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Zero-Knowledge Proofs I: Intro

Zero-Knowledge Proofs I: Intro

What is a zero-knowledge proof?

Consider a login page. To log into your account, you typically provide a username, to identify yourself, and a password, a secret that confirms that you are who you say. Assuming you are actually the person in question (and have not forgotten your password), it is trivial to prove that you know your password. You just type it in. This is required because platforms do not trust that you are who you say without proof.

But what if you don't trust the platform? What if you don't want the platform to know your password? The problem becomes much more tricky, and this is the sort of question that zero-knowledge proofs are used to answer.

In abstract, a zk-proof is an approach used to prove exactly that something is true, without providing any other information. In cryptocurrency adjacent applications, "zk-proof" often refers to a specific type of such proofs, zero-knowledge proofs of knowledge.

A zero-knowledge proof of knowledge is a method to prove knowledge of some secret information, without revealing the information (even to the party requesting the proof). The person with the secret information is typically called the prover, and the party requesting the proof is typically called the verifier.

The limitations make examples a bit harder to construct, but thanks to the paper How to Explain Zero-Knowledge Protocols to Your Children by Jean-Jacques Quisquater et al., we have a canonical example handy:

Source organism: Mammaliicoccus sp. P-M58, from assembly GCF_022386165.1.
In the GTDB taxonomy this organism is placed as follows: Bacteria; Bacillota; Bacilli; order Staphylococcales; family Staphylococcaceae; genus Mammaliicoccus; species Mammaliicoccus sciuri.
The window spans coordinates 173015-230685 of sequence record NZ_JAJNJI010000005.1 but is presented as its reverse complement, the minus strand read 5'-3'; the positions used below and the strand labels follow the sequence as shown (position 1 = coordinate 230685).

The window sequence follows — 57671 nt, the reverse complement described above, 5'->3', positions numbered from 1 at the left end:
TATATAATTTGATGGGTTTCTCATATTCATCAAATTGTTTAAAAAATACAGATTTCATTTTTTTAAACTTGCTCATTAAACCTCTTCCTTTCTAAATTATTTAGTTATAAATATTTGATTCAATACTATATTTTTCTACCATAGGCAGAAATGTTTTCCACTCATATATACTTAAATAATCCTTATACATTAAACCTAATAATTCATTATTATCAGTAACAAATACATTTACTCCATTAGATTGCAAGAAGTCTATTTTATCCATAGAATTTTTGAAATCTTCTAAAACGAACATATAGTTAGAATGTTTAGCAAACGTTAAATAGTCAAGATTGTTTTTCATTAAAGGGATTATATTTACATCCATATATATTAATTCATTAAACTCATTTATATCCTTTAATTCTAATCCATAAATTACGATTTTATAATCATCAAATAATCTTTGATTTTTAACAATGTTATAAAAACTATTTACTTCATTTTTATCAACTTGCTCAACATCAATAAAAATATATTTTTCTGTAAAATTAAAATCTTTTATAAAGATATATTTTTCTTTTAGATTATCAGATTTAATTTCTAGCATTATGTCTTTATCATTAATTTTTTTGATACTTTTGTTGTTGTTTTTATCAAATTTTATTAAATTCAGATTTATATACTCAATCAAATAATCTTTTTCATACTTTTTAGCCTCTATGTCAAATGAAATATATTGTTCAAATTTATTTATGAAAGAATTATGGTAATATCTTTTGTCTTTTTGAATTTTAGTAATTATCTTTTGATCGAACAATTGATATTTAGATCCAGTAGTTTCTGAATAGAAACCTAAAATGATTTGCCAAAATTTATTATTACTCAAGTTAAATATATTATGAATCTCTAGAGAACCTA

Ali Baba's Cave

In this example, there is a cave containing a loop that is interrupted by a locked door. The prover (P) aims to prove that they have the key to this door. P enters the cave, and the verifier (V) cannot see into the cave. P chooses one of two paths to take, and arrives at a locked door at the other side of the cave. V cannot see which side of the cave P chose. V then enters the cave, and shouts to P that P should exit the cave from one of the two paths.

The first time P comes out on the correct side, there is only a 50% chance that they actually have the key... but the challenge can be repeated to V's satisfaction, with each iteration increasing confidence. If, for example, P comes out on the right side 100 times, there is only about a 0.000000000000000000000000000079% chance that P does not have the key.

seriously, what is a zero-knowledge proof

Zero-knowledge proofs must be complete, i.e. the prover must be able to convince the verifier, assuming the prover and verifier are honest. Zero-knowledge proofs must be sound, i.e. a prover has at most some negligible probability of convincing the verifier if the prover is NOT being honest. Finally, zero-knowledge proofs must be zero-knowledge, i.e. the verifier does not learn anything other than that the statement is true.

The last criteria is the distinguishing bit, and why zk-proofs are such a hassle. It also demands that zero-knowledge proofs are probabilistic, i.e. in the cave example, it's technically possible that the prover could just guess which side the verifier will ask for, (in practice the verifier would ask so many times that this possibility is negligible). This provides an additional bit of information from leaking: if someone else were to observe the interaction, they cannot be sure that the prover knows the secret, because the prover and verifier could have agreed to a sequence beforehand, precisely to trick such observers.

In our next article, we'll take a look at some more crypto-specific applications of zk-proofs, and discuss their role in Web3 development.


Probabilistic algorithms may seem unintuitive, but are used practically in many other applications, two popular primality tests for example.